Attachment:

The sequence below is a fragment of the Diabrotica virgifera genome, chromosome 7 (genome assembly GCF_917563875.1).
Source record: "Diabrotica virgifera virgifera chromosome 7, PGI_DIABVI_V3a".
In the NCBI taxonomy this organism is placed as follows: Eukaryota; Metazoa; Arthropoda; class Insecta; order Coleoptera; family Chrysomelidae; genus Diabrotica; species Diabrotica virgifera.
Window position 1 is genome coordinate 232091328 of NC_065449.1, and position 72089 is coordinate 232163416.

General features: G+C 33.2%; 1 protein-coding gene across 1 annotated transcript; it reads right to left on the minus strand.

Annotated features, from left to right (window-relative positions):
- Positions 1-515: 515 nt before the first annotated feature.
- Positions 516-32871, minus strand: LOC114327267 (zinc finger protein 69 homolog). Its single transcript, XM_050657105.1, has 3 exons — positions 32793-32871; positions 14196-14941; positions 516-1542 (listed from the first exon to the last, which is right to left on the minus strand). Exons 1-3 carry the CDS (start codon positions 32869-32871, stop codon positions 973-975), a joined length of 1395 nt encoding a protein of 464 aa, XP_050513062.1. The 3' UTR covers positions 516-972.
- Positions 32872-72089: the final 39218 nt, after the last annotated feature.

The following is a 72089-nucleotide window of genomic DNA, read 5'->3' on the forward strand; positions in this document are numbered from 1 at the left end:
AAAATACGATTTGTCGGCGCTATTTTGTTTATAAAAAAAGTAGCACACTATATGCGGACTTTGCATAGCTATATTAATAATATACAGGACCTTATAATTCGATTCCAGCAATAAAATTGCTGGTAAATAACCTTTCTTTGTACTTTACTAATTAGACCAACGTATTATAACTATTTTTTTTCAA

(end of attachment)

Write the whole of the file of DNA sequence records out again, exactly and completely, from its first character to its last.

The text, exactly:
The sequence below is a fragment of the Diabrotica virgifera genome, chromosome 7 (genome assembly GCF_917563875.1).
Source record: "Diabrotica virgifera virgifera chromosome 7, PGI_DIABVI_V3a".
In the NCBI taxonomy this organism is placed as follows: Eukaryota; Metazoa; Arthropoda; class Insecta; order Coleoptera; family Chrysomelidae; genus Diabrotica; species Diabrotica virgifera.
Window position 1 is genome coordinate 232091328 of NC_065449.1, and position 72089 is coordinate 232163416.

General features: G+C 33.2%; 1 protein-coding gene across 1 annotated transcript; it reads right to left on the minus strand.

Annotated features, from left to right (window-relative positions):
- Positions 1-515: 515 nt before the first annotated feature.
- Positions 516-32871, minus strand: LOC114327267 (zinc finger protein 69 homolog). Its single transcript, XM_050657105.1, has 3 exons — positions 32793-32871; positions 14196-14941; positions 516-1542 (listed from the first exon to the last, which is right to left on the minus strand). Exons 1-3 carry the CDS (start codon positions 32869-32871, stop codon positions 973-975), a joined length of 1395 nt encoding a protein of 464 aa, XP_050513062.1. The 3' UTR covers positions 516-972.
- Positions 32872-72089: the final 39218 nt, after the last annotated feature.

The following is a 72089-nucleotide window of genomic DNA, read 5'->3' on the forward strand; positions in this document are numbered from 1 at the left end:
AAAATACGATTTGTCGGCGCTATTTTGTTTATAAAAAAAGTAGCACACTATATGCGGACTTTGCATAGCTATATTAATAATATACAGGACCTTATAATTCGATTCCAGCAATAAAATTGCTGGTAAATAACCTTTCTTTGTACTTTACTAATTAGACCAACGTATTATAACTATTTTTTTTCAA